Mobile Suit Gundam Side Story II: I’m blue (and so are you)

As the name suggests Mobile Suit Gundam Side Story II: Ao wo Uketsugu Mono is the second release in this little Saturn trilogy (for the sake of clarity I think it’s worth stating that this is a completely standalone experience and doesn’t require the first Side Story’s disc for anything), released just a few months after Senritsu no Blue. As before it’s another cockpit-view “3D Shooting” game (as described on the back of the box), once again throwing you into vast arenas against a formidable quantity of opposing mobile suits as well as more traditional tanks and gun turrets. In further predictable news this also had the exact same option of a limited edition cardboard case release as the first Side Story did, and just like last time there is no benefit to picking the alternative over the standard other than because matte packaging looks really fancy.

Start the first mission and bar the addition of animated 2D character portraits that were conspicuously absent last time and the chance to use  the Saturn’s beautiful Twin Stick controller in place of the usual pad (stick movement is handled in exactly the same way as it is in Virtual On) all seems as before – we’re asked to do the same sort of mission sitting in the same Gundam we already dashed about in before, using the same weaponry in the same way.

It’s not unwelcome – the first game was a good bit of fun so more of that isn’t a bad thing – but it did feel disappointing…

And then Side Story II started for real.

Once the first mission’s out the way you’re upgraded to the all new (and very blue) Gundam RX-79BD-1 which… honestly, it has the same set of features but a very slightly different cockpit design (the missiles are functionally identical to the previous Gundam’s hand grenades, and the EXAM System timer is only used on two missions). But after that the pleasant surprises just keep on coming: Battlefields (and the missions you undertake within them) are both more interesting as well as more deadly than ever before, enemy tanks and gun turrets now something to be approached with extreme caution (or avoided if at all possible) instead of consistently ignored the way they were just one game ago. Enemy variety and AI has also been greatly improved, with more mobile suits and ground units to blow up (destructible terrain makes a welcome return too), each one featuring a less predictable attack and response pattern, helping battles feel more natural and personal in a way they didn’t before.

As far as your own offensive options go the weaponry may be the same or as near as it was in the previous entry but there have been a few thoughtful tweaks here and there to make play more involved without losing the first’s fast paced arcade-like appeal. Your beam sabre for example has been drastically weakened to the point where enemy mobile suits can visibly block it, and it turns out this new “defect” is a great idea. Before it was a little too effective and your most powerful move no matter what was going on, but now it’s been rebalanced to be the close-range tool in your repertoire and not the first and only attack you should think about using. Another apparent “flaw” has been incorporated in to the heat system: Overheating used to be pretty rare, almost something you had to do on purpose and could generally pretend wasn’t something you had to worry about, but now more actions generate greater temperatures than they used to, which in turn makes your small move list more engaging and tactical. Aerial attacks and quick sidesteps are now something to use not sparingly but with awareness of the potential consequences, as overdoing it can leave you vulnerable and unable to dash or jump for a short period of time.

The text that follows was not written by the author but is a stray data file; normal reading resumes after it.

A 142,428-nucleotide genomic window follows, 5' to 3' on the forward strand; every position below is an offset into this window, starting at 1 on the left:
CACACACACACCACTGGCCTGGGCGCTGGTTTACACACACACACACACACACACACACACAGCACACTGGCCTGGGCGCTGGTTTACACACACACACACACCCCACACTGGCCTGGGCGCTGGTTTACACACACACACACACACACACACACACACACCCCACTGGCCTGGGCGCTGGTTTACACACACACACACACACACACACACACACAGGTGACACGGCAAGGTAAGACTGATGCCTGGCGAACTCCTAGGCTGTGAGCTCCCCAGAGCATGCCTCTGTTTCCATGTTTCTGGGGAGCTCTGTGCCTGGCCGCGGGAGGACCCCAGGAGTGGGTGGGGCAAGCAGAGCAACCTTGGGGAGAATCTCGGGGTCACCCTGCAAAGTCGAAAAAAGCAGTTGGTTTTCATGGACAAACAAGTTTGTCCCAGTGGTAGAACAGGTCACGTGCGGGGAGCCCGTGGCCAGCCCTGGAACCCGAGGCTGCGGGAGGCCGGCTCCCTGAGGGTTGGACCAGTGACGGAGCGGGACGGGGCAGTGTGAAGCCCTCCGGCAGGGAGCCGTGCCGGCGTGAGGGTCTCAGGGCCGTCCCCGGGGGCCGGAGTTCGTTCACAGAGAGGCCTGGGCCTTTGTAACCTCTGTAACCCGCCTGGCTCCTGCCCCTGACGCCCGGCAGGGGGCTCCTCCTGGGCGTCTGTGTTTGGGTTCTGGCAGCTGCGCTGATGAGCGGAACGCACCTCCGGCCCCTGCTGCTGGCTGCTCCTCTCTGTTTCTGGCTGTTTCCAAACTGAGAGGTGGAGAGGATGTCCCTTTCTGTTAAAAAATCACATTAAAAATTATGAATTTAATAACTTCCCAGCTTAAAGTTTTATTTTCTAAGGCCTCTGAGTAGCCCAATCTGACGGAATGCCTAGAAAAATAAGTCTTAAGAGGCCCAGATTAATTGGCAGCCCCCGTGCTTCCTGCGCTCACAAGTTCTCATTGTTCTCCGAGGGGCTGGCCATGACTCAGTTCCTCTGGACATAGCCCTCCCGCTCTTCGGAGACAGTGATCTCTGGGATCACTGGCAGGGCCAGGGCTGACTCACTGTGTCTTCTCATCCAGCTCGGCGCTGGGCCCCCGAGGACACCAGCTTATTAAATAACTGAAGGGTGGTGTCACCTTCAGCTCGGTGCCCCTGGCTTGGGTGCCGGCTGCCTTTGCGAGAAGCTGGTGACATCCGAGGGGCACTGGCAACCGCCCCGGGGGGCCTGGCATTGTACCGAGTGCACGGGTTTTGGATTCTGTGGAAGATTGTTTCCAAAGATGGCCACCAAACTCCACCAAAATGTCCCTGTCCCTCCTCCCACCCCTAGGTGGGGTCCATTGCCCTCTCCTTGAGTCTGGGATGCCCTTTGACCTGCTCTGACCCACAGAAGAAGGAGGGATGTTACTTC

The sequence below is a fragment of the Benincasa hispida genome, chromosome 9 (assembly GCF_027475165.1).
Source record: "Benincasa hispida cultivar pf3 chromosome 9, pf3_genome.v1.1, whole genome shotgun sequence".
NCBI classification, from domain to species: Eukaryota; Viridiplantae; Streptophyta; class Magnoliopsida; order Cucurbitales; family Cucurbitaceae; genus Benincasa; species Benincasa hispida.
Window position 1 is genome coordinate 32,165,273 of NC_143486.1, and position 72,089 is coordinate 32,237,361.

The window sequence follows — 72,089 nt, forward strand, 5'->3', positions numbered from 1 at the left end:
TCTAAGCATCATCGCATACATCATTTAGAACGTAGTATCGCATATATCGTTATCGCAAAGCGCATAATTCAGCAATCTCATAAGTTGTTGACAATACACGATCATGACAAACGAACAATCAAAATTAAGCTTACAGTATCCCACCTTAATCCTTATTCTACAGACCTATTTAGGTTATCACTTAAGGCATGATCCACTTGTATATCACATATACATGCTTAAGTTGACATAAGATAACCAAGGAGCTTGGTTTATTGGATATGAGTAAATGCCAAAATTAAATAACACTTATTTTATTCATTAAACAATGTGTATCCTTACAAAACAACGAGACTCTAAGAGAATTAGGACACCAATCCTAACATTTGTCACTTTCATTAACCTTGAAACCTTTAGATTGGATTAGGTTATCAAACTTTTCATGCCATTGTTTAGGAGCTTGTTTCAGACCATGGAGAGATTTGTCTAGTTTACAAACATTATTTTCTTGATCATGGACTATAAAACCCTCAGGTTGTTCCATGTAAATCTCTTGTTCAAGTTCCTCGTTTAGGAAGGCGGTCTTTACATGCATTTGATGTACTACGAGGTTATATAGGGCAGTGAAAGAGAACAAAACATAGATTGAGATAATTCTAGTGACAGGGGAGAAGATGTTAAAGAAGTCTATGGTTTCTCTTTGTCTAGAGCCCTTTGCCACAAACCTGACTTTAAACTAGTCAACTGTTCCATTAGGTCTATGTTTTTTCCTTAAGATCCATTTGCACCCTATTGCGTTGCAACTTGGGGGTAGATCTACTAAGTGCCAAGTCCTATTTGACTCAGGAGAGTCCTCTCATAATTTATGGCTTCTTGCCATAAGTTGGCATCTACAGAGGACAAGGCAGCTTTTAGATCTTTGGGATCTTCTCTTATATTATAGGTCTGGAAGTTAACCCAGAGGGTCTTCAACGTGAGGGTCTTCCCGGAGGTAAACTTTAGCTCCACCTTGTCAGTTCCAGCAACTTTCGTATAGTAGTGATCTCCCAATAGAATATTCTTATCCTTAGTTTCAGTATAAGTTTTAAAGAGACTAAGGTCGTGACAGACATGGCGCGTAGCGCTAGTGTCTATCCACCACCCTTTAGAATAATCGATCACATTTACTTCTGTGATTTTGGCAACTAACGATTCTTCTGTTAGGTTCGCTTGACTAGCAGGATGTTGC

It’s still one more swiftly finished five mission long chunk of (pleasantly) simplistic and highly licensed 3D action but Ao wo Uketsugu Mono has clearly been worked on above and beyond what was strictly necessary to see this second part out the door and on shop shelves in time – this isn’t just a continuation of the first game but a definite improvement of it in every way, with barely a single facet of it left untouched. It’s not so vastly superior anyone unimpressed with the opening release should dive in here mind you – as I mentioned at the top, with only a few short months between these first two appearing in the wild it’d be unreasonable to expect otherwise – but it’s still definitely a game that’s been in active development and handled by people given the time and creative space to make this the best it can be rather than a straightforward mission pack.

For all that’s changed and all that’s stayed the same this is still an exciting experience – and a challenging one too. Once again clearing a mission is not the same as earning a decent rank in it (and as before completing the game unlocks a stage select mode, enabling you to replay any mission you please), with the third and fifth missions in particular more than capable of putting up a stiff but rewarding fight even on the standard difficulty level; the former a night mission set against a time limit strict enough you have to concentrate only on the mission objectives – destroying four towers and a missile platform capable of shredding your shields – which leaves you open to attack from the enemy mobile suits and everything else firing at you from all sides, the latter a fierce one-on-one battle against the dual heat blade wielding MS-08XT Efreet.

At the end further cutscenes once again make it very clear there’s still one more game to go… and you know what? I’m really looking forward to seeing how this exciting little story ends.

[This article is only here because Ko-fi supporters helped me out! Why not join them – and read everything a week early too?]

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